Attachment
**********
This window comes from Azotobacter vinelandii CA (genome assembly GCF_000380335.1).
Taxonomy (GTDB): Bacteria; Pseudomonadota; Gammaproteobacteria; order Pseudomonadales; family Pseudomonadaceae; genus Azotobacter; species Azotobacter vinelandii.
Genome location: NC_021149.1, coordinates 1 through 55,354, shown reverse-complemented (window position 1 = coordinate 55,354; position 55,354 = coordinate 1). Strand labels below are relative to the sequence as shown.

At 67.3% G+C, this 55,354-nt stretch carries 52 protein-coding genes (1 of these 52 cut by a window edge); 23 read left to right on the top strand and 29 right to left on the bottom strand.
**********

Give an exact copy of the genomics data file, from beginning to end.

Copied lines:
This window comes from Azotobacter vinelandii CA (genome assembly GCF_000380335.1).
Taxonomy (GTDB): Bacteria; Pseudomonadota; Gammaproteobacteria; order Pseudomonadales; family Pseudomonadaceae; genus Azotobacter; species Azotobacter vinelandii.
Genome location: NC_021149.1, coordinates 1 through 55,354, shown reverse-complemented (window position 1 = coordinate 55,354; position 55,354 = coordinate 1). Strand labels below are relative to the sequence as shown.

At 67.3% G+C, this 55,354-nt stretch carries 52 protein-coding genes (1 of these 52 cut by a window edge); 23 read left to right on the top strand and 29 right to left on the bottom strand.